Revenge Should Have No Bounds 107

 [If you have not already done so, you must
read the Introduction
before proceeding.]

For 1-55 (Chapters 1-13), see here.
56     57     58     59     60     61     62     63     Chap 14  056-063     64     65     66     67     68     69     70     71     72     73     74     Chap 15  064-074     75     76     77   78     79     80     81     82     83     84     Chap 16  075-084     85     86     87     88     89    90     91     92     93     94     95     Chap 17 85-95     96     97     98     99    100     101     102     103     104     105     106

Revenge Should Have No Bounds  107
Chapter 18 (12 of 15): Arrest

 “In the present situation – and please don’t take offense, as I’m just laying it out the way it is – at least one person and, assuming no accomplices, at most two people know who is or who is not the murderer.  If you did it, you know that you are the murderer and nobody else;  if you did not do it, you know that you did not do it but that someone else did.  But you don’t necessarily know who that someone else is.”

Mazarine started to protest, but Natalie cuts her off.

“No, let me finish.  Now, the problem here is that only the murderer, and nobody else, knows with any kind of epistemological certainty who actually killed Trinh.  This is an irreducible fact.  So the prosecution will do all it can to make the jury believe its theory, its narrative, which says that you are that person.  And we will do all we can to convince the jury of our theory, our narrative, that you are not that person.  And the best way to do that is to point the finger at somebody else.  If the jury can be made to believe that some other person did it or could have done it, then they have reasonable doubt that you did it.  And have to acquit you.”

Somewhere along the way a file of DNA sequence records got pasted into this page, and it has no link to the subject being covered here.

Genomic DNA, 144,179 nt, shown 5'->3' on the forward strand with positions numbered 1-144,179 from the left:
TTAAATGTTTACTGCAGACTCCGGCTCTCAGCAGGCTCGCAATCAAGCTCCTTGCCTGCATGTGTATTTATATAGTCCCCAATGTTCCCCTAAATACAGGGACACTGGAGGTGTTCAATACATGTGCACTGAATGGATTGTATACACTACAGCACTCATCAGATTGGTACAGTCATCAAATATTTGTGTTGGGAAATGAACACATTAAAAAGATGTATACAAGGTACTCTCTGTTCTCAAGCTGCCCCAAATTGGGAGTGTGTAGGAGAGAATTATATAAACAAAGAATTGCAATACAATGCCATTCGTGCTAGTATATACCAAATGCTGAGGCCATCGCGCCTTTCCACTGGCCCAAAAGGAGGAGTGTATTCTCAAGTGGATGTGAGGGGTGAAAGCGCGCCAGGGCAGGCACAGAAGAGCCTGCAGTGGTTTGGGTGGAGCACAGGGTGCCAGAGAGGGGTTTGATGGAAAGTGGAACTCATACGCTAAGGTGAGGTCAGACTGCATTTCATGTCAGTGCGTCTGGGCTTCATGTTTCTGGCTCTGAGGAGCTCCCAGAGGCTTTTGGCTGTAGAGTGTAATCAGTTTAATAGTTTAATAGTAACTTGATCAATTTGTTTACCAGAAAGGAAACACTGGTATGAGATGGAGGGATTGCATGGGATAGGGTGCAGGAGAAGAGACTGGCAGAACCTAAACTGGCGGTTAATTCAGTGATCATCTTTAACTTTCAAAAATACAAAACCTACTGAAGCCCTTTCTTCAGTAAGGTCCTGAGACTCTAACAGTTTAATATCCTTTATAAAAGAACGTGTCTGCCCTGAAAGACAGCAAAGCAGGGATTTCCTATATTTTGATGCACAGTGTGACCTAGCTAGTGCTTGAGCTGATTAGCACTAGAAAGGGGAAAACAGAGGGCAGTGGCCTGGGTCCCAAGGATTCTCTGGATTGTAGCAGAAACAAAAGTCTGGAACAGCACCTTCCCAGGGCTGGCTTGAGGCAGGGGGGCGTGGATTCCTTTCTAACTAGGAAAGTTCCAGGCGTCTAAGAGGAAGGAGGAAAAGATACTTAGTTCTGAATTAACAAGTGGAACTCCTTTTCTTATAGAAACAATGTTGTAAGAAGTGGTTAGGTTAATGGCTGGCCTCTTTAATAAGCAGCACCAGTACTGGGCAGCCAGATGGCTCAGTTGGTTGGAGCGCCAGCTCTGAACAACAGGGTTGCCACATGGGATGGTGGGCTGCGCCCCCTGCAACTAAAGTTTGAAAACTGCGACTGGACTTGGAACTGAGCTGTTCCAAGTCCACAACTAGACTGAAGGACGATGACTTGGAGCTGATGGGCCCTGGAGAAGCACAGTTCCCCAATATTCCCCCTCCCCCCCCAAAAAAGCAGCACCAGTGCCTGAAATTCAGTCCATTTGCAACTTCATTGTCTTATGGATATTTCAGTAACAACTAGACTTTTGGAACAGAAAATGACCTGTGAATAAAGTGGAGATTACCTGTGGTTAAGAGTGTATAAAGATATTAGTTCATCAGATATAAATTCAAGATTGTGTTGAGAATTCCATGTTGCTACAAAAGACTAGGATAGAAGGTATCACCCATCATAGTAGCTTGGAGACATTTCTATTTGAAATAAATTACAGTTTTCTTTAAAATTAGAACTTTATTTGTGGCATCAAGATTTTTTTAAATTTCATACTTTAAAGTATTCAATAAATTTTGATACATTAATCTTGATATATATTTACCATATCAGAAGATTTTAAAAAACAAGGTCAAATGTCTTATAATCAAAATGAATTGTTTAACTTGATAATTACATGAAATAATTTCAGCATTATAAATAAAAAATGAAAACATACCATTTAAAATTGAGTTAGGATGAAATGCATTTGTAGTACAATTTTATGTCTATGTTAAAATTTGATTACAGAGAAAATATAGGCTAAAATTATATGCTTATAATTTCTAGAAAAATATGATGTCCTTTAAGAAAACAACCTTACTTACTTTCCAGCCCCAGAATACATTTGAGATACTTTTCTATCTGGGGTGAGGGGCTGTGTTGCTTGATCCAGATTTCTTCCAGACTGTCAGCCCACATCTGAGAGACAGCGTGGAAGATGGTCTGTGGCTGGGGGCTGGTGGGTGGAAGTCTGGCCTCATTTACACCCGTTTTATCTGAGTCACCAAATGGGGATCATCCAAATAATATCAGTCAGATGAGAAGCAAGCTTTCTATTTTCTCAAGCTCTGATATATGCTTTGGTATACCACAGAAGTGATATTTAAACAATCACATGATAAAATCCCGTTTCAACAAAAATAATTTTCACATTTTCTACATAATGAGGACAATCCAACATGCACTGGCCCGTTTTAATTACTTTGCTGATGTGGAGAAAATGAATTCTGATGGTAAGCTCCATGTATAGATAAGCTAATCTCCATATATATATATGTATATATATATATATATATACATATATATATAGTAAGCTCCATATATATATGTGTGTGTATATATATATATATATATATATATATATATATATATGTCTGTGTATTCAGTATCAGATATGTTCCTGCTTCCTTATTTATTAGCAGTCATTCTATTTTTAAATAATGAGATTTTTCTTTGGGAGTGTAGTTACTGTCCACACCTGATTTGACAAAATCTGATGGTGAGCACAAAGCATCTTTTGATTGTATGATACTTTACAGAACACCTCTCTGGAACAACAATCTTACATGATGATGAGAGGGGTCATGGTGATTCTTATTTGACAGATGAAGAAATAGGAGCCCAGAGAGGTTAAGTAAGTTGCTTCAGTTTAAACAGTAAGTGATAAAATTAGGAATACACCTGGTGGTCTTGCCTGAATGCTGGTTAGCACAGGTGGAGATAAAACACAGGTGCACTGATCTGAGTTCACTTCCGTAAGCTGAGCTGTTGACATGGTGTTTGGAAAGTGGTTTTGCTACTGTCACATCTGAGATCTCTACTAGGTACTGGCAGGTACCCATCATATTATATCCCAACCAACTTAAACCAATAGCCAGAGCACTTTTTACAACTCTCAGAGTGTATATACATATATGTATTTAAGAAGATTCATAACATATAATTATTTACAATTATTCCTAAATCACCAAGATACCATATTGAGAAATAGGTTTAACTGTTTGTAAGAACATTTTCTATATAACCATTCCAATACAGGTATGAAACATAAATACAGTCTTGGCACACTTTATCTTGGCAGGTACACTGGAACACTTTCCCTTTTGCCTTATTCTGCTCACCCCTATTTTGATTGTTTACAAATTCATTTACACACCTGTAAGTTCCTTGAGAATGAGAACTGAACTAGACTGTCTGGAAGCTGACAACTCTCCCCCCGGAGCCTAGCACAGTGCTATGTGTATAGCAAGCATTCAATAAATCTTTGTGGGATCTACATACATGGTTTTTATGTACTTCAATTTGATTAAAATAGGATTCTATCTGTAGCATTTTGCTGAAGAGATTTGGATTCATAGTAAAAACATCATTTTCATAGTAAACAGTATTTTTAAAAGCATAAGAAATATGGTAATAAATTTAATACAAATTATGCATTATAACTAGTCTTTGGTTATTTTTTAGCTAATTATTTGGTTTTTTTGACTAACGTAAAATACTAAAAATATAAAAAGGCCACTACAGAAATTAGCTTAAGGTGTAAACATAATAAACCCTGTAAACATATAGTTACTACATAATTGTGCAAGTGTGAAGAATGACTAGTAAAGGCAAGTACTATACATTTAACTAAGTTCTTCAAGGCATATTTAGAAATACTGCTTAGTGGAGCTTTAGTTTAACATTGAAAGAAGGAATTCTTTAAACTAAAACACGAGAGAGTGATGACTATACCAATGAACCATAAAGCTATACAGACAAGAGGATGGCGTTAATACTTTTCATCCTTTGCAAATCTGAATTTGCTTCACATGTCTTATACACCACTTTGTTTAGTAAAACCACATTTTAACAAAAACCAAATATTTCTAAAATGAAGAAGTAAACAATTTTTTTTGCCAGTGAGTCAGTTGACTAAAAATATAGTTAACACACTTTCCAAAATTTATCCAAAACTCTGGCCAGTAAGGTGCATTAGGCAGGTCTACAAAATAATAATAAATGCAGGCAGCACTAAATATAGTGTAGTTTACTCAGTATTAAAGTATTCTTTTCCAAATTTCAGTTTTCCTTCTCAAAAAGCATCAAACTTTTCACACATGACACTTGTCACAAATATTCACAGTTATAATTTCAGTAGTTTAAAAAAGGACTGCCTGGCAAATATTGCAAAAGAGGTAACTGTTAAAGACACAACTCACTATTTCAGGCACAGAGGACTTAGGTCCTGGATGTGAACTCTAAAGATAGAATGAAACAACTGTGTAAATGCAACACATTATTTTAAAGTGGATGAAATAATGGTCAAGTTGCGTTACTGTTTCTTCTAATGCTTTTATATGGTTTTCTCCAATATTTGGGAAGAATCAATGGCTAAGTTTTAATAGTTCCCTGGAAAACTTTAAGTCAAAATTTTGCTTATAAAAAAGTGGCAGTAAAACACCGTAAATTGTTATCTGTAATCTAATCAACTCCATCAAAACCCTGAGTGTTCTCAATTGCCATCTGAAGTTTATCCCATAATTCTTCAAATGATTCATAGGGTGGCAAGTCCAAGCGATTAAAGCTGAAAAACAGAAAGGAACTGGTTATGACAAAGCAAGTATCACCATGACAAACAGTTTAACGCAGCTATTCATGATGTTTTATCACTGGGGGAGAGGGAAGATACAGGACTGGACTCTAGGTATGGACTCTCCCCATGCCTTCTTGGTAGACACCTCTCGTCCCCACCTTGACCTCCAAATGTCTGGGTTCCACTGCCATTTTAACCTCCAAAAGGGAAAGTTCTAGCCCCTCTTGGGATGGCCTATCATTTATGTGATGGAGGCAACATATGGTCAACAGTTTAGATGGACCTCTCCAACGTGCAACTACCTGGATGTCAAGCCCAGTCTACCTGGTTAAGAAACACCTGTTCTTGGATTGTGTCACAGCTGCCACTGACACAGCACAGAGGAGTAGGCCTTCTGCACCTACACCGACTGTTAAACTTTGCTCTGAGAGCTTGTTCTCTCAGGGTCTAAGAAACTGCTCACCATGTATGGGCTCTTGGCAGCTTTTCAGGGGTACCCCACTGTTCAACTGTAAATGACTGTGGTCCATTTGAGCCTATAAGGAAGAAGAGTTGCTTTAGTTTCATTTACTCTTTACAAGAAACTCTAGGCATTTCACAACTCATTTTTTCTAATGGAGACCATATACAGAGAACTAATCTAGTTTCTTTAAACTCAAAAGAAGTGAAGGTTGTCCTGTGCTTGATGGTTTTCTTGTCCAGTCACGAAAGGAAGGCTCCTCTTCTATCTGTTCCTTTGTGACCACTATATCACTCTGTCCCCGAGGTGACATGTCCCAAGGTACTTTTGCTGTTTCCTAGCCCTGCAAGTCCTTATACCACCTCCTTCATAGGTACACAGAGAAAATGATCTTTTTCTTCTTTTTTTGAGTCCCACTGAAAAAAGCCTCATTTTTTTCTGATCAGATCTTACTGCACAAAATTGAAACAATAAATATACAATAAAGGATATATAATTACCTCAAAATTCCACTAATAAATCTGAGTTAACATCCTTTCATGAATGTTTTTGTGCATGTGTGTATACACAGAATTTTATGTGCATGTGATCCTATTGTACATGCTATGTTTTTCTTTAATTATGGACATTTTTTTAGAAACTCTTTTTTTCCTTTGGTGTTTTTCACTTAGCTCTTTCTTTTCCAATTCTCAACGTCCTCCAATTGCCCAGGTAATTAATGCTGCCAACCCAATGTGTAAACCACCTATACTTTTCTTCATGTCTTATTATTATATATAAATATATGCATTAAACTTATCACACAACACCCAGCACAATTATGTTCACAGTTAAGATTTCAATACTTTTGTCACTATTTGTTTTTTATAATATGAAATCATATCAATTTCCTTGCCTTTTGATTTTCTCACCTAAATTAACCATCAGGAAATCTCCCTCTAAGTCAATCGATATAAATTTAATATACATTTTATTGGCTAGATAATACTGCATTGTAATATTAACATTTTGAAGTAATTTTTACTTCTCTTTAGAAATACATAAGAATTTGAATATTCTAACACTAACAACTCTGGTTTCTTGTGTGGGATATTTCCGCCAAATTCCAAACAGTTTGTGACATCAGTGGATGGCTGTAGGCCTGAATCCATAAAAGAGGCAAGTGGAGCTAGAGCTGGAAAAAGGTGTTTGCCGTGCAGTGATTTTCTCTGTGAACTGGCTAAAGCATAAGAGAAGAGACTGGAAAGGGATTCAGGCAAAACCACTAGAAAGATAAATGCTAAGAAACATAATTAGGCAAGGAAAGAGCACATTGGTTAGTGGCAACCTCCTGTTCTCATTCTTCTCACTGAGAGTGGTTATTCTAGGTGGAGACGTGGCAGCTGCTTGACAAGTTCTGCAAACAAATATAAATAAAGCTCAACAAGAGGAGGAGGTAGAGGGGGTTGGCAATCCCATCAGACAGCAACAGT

“And now you have at least two suspects you can throw in the jury’s face:  Fabian and Yukiko.  Especially Yukiko.”

“Bingo!” Natalie says.  “Now you are starting to think like a defense lawyer.”

Mazarine is shaking her head.

“It seems … seems somehow such a … such a contingent way to deal with such important matters.”

“I can’t entirely disagree,” Natalie responds.  “There’s more than a little Las Vegas in any trial.  And what’s worse, in my personal opinion, is the importation of television into the court room.  What already was a kind of circus has now become theater.  And lawyers – on both sides – have turned into histrionic narcissists.  As have the judges.  And, I’m afraid, the jurors and the defendant too.  Just dreadful.”  She shakes her head, distaste clearly written on her face.  “It’s not a healthy development, this televisionization if you will of justice.  Not healthy at all.”

There is a somber lull in the conversation.

“But that’s the reality.  And between now and the trial, we are going to be working full bore to make sure that we can line up things in such a way that the jury will believe our theory of the crime.  It’s all this pre-trial stuff that takes place even before a jury is selected that can determine the outcome of the actual trial itself.  We want all evidence and witness accounts ‘in’ that supports our version of reality and keep ‘out’ everything that doesn’t.  And the defense will do the same to promote theirs.  Most juries probably don’t realize that they’re being asked to make decisions with inadequate or circumscribed information, or at least pieces of information that bias one side or the other.  And we want that bias to favor us.”

Mazarine sighs.  She is bewildered.  “So what do you want me to be doing?”

“I want you to have faith in yourself and in us.  And to try to relax.  Think of it as a forced vacation.  Above all, don’t talk to anyone about any of this unless I am present, and don’t work.  Got that!”